Its reach would extend beyond traditional workplaces. It would organize temp workers, contract employees, immigrants in precarious jobs, the self-employed and the unemployed.
  It would be open to all “who share the vision of a stronger, larger Canadian social union,” including artists, entrepreneurs, homemakers, community activists and seniors.
  It would offer support and services to non-members engaged in disputes with their employers.
  It would inspire — embarrass if necessary — umbrella bodies such as the Canadian Labour Congress and the Ontario Federation of Labour to be bolder, more active and more forceful.
For those curious, I tend to agree with Goar that a more ambitious, higher-stakes push is a necessary step in ensuring the relevance and effectiveness of the labour movement. With the basic social contract which allowed unions to focus more narrowly on securing their positions within large unionized workplaces now under vigorous attacks from the Cons, their cronies and the corporate sector, it looks to me to be a losing strategy to cling to shrinking fiefdoms rather than engaging a greater range of workers to again shape a broader social agenda. And it's by showing the benefit of collective action for its members that unions can help make the case to apply similar principles in society at large.

- Meanwhile, George Lakoff sounds a warning against using frustration with "low-information voters" as an excuse for failing to effectively frame and promote progressive values.

- Janyce McGregor discusses the conflicting pressures on the Cons in deciding whether or not to force through the Gateway pipeline. Meanwhile, Calvin Sandborn asks whether the Cons plan to learn anything from Enbridge's track records of major spills and pathetic responses, while Iain Hunter highlights the steps they've taken to avoid doing anything of the sort.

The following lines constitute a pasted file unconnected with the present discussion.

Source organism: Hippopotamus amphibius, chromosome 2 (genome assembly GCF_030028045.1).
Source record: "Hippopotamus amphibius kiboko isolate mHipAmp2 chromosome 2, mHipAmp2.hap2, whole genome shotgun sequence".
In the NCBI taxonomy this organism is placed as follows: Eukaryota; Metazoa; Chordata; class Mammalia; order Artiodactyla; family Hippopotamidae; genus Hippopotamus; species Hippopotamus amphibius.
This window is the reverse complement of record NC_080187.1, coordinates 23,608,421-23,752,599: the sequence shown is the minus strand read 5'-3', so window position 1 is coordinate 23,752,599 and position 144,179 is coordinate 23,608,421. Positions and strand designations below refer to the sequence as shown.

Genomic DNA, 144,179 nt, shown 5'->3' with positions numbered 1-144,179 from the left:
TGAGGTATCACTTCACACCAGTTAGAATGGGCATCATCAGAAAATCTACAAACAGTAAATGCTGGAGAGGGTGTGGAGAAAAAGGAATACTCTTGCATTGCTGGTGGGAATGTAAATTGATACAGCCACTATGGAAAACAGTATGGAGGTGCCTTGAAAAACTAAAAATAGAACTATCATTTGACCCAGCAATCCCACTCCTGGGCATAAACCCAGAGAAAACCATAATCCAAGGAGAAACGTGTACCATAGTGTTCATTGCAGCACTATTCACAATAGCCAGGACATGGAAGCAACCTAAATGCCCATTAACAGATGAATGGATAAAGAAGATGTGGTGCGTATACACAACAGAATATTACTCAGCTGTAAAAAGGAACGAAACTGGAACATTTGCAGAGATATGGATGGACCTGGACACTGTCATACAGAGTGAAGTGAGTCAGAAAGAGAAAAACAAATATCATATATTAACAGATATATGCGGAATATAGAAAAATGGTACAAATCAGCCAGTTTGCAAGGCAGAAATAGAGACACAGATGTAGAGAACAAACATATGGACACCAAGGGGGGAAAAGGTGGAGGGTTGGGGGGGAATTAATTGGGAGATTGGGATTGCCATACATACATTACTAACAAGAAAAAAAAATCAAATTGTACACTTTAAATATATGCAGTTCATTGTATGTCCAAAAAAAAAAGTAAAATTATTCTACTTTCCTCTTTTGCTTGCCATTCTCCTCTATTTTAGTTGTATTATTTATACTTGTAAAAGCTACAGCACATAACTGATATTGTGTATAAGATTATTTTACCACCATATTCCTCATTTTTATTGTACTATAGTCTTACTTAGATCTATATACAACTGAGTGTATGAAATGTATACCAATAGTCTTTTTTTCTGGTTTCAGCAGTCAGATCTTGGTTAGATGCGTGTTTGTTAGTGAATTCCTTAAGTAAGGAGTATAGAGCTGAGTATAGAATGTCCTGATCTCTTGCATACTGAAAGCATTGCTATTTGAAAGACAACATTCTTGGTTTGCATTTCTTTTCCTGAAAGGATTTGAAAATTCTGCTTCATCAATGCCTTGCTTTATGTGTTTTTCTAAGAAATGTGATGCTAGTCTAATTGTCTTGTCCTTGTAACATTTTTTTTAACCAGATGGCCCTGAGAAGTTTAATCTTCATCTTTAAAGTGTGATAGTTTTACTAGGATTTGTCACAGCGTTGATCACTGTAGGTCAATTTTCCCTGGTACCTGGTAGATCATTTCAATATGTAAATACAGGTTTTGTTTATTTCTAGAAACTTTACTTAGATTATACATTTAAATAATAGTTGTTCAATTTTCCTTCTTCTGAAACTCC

- Finally, Peter Wilby comments on how strict intellectual property laws (which of course the Cons only want to make worse) are creating perverse incentives for businesses to innovate only in the field of contrived rent-seeking schemes rather than actual product improvement:
The US drugs industry, say Light and Lexchin, spends only 1.3% of revenues (excluding taxpayer subsidies) on basic research to discover molecules that could lead to genuinely new medicines. It spends far more on maintaining profits – among the highest of any industry, after tax – and on PR, marketing and lobbying. There is an innovation crisis, but largely of the companies' own making.

For years nearly all original drugs brought to market have been based on research either at taxpayer-funded institutions, mainly universities, or in small biotechnology companies. Big companies, such as Pfizer and GlaxoSmithKline (recently fined $3bn by US regulators for aggressive and misleading marketing), are essentially rent-seekers. They do not create wealth and add social benefit, but enrich themselves through control of resources, as landowners have done for generations. And what has happened in "big pharma" – long marked down by the left, and some on the right, as an unacceptable face of capitalism – mirrors what has happened across the British and US economies. The innovation crisis is not confined to the drugs industry.
Technologists tweak vegetables and fruits to make them last longer, look better and travel more easily, without regard to flavour. Bankers develop new trading "products" that, however you cut it, are still about borrowing and lending. We have digital radio and high-definition TV, though not everybody thinks either improves on what existed before. For many companies, skilful marketing of products that aren't significantly different from what preceded them has replaced innovation. It's cheaper and less risky to convince customers that something is ground-breaking, even when it isn't, than develop something truly innovatory.

In short, rent-seeking is now far more lucrative than innovation that delivers social benefits. The big rewards go to directors and executives of large companies – and financial traders, the ultimate rent-seekers who impose an unproductive tax on invention, investment and hard work across the world.